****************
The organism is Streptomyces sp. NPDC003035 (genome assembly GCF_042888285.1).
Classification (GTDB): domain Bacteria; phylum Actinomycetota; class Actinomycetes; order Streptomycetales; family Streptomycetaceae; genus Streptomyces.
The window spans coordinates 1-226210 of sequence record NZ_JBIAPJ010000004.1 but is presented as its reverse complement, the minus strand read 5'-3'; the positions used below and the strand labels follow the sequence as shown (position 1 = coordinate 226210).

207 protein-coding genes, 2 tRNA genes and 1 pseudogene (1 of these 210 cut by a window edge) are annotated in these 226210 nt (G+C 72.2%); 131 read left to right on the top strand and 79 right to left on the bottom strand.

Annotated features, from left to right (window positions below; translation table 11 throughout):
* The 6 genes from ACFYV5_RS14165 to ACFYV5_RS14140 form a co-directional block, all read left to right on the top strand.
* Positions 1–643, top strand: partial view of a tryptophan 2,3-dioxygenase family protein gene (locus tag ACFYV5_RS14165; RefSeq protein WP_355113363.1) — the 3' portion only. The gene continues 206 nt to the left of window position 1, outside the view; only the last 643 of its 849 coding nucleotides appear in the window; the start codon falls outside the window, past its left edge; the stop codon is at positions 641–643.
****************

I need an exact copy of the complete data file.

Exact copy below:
The organism is Streptomyces sp. NPDC003035 (genome assembly GCF_042888285.1).
Classification (GTDB): domain Bacteria; phylum Actinomycetota; class Actinomycetes; order Streptomycetales; family Streptomycetaceae; genus Streptomyces.
The window spans coordinates 1-226210 of sequence record NZ_JBIAPJ010000004.1 but is presented as its reverse complement, the minus strand read 5'-3'; the positions used below and the strand labels follow the sequence as shown (position 1 = coordinate 226210).

207 protein-coding genes, 2 tRNA genes and 1 pseudogene (1 of these 210 cut by a window edge) are annotated in these 226210 nt (G+C 72.2%); 131 read left to right on the top strand and 79 right to left on the bottom strand.

Annotated features, from left to right (window positions below; translation table 11 throughout):
* The 6 genes from ACFYV5_RS14165 to ACFYV5_RS14140 form a co-directional block, all read left to right on the top strand.
* Positions 1–643, top strand: partial view of a tryptophan 2,3-dioxygenase family protein gene (locus tag ACFYV5_RS14165; RefSeq protein WP_355113363.1) — the 3' portion only. The gene continues 206 nt to the left of window position 1, outside the view; only the last 643 of its 849 coding nucleotides appear in the window; the start codon falls outside the window, past its left edge; the stop codon is at positions 641–643.